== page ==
Sales of top-end homes were falling even before the stamp duty hike announced for £2 million properties in this week's Budget, Land Registry figures showed today.
The report said sales of houses worth more than £2 million dropped by 18% year-on-year in December in England and Wales, the latest month for which the figures are available.
A 7% stamp duty rate was imposed on homes in this bracket in this week's Budget, causing estate agents to warn that some property chains will crumble as a result, with the effects felt across the market.
There were 103 homes sold for more than £2 million in December 2011 and 80 of them were in London, an area which has been helping to keep average house prices up, with strong interest from overseas buyers.
The study also showed that house prices increased 0.1% month-on-month to £161,588 in February, following a stronger 1.1% jump the previous month.
Six regions achieved monthly rises and four saw falls, with drops in the North West, the East, Yorkshire and the Humber and the North East.
However on a year-on-year basis, only London, the South West and the South East recorded increases, with an annual price decrease of 0.6% seen across England and Wales.
Ed Stansfield, chief property economist at Capital Economics, said the Land Registry's figures were generally "reassuring" given a report released by the British Bankers' Association today, which showed that the number of mortgage approvals for house purchase have fallen back sharply.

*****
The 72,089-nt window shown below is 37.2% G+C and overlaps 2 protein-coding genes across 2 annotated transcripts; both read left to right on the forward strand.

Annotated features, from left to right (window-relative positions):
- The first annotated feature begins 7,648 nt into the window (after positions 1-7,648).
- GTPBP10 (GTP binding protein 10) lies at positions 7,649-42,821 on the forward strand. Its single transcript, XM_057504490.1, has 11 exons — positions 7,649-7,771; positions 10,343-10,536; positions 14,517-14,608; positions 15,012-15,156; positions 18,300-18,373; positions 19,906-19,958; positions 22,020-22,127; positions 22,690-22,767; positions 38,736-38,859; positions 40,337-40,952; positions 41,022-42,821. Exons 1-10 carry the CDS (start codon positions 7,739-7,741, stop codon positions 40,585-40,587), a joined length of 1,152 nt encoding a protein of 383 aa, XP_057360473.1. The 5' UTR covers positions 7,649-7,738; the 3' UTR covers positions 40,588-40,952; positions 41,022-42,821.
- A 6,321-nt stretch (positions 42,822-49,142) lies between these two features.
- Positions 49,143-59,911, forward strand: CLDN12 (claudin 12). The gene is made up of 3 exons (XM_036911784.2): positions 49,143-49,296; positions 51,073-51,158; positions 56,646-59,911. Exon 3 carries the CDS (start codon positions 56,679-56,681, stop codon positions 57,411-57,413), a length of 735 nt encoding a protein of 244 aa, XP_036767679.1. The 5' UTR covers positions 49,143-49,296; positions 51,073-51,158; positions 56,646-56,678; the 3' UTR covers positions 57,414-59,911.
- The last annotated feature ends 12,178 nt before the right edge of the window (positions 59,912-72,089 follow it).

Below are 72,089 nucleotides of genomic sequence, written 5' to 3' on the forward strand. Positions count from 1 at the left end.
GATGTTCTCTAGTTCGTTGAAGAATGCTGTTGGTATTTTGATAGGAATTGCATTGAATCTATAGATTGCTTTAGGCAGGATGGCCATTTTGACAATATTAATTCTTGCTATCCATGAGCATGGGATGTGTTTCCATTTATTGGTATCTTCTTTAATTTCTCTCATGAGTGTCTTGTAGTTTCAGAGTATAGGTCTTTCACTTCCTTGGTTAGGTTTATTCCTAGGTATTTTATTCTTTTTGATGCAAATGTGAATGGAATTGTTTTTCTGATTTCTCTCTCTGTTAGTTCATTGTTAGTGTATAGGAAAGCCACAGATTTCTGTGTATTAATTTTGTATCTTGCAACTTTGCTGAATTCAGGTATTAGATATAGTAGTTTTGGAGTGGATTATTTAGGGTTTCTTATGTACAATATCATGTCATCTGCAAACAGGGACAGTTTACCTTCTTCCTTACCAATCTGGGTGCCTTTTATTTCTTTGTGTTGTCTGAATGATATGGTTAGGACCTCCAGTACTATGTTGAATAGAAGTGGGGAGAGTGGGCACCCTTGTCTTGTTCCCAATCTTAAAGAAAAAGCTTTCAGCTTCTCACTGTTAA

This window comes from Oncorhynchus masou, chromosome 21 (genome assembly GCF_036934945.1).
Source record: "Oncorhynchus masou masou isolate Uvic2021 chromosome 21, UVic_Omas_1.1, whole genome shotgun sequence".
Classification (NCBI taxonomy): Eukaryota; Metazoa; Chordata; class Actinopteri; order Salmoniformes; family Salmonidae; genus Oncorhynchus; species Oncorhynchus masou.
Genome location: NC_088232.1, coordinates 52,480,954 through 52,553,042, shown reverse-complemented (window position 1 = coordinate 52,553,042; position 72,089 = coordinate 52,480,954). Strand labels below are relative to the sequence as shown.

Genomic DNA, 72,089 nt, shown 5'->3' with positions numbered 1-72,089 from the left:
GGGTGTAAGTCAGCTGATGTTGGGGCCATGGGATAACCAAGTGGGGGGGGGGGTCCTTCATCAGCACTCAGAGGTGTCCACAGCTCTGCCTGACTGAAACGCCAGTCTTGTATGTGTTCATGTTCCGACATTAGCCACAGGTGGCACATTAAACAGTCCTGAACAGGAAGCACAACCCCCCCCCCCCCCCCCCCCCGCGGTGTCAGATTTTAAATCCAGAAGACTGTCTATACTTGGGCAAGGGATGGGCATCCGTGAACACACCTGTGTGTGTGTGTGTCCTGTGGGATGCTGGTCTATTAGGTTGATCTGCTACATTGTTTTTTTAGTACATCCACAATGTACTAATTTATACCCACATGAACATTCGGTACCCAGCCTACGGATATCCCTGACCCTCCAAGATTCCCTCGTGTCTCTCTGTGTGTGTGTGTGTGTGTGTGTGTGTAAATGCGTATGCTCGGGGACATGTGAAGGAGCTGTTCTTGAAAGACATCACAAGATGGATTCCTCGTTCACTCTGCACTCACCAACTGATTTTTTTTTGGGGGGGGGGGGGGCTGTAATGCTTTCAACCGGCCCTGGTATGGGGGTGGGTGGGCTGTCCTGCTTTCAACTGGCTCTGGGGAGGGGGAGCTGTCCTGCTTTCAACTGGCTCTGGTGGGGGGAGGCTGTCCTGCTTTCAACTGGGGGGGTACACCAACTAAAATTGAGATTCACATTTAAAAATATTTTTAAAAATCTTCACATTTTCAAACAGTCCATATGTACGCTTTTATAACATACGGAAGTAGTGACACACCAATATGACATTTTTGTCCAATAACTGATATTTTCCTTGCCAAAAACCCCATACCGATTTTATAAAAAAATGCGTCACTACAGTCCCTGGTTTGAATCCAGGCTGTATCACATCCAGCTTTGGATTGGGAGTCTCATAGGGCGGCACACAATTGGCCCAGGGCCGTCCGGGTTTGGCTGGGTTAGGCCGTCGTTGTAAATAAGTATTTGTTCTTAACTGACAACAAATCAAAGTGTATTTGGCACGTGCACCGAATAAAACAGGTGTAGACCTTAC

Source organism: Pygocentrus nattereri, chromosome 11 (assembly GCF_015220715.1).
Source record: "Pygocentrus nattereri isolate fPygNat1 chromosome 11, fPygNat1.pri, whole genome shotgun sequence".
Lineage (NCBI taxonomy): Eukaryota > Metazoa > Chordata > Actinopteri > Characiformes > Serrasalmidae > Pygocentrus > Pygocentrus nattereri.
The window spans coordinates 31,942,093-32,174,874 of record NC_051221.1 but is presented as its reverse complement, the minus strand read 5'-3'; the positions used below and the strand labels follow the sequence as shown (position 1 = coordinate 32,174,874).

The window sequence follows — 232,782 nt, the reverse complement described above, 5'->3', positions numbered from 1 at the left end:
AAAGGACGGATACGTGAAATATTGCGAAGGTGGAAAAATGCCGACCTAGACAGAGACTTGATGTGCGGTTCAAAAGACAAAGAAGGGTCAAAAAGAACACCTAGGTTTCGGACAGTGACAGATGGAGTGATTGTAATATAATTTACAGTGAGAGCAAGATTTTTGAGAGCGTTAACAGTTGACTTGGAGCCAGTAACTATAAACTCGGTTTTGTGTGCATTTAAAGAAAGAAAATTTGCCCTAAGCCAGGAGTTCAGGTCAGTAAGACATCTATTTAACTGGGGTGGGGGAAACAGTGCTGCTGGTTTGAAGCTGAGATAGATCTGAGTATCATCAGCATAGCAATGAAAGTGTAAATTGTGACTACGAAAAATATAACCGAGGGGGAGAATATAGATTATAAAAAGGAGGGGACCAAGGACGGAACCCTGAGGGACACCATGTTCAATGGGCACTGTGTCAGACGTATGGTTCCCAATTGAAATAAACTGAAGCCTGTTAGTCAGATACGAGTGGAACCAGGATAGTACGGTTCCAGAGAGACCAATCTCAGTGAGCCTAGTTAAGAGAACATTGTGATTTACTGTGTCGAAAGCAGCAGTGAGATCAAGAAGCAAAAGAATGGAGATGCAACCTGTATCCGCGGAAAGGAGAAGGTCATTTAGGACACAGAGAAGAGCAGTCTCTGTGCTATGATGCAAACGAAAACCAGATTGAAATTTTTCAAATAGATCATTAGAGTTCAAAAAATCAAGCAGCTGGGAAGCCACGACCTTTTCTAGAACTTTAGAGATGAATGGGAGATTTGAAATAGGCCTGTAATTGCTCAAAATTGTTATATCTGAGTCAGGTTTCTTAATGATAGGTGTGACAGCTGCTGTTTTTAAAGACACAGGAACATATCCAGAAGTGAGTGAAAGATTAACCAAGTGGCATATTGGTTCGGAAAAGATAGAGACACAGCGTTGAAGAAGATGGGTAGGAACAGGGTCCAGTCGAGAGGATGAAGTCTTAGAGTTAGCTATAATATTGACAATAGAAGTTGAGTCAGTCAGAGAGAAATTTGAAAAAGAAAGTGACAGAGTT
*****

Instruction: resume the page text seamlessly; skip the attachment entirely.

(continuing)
He cautioned that in short-term house price changes are "very volatile" on a regional basis and a longer-term "North/South divide" could be emerging, with the gap increasing this year.
The house price gap will eventually stabilise as the relative strength of labour markets in the South comes to an end, he said.
Wales recorded the strongest month-on-month house price rise, with a 2% increase, pushing the average sale price to £117,927.
London, which has had strong interest from overseas buyers, had the next highest monthly rise at 1.4% and the strongest year-on-year increase at 4.2%, with homes in the capital typically selling for £354,300.
The North West was hit by the biggest annual price fall, with a 3.5% drop taking the typical price to £110,931, while the North East recorded the most significant monthly price fall with a 2.6% drop to average £99,385.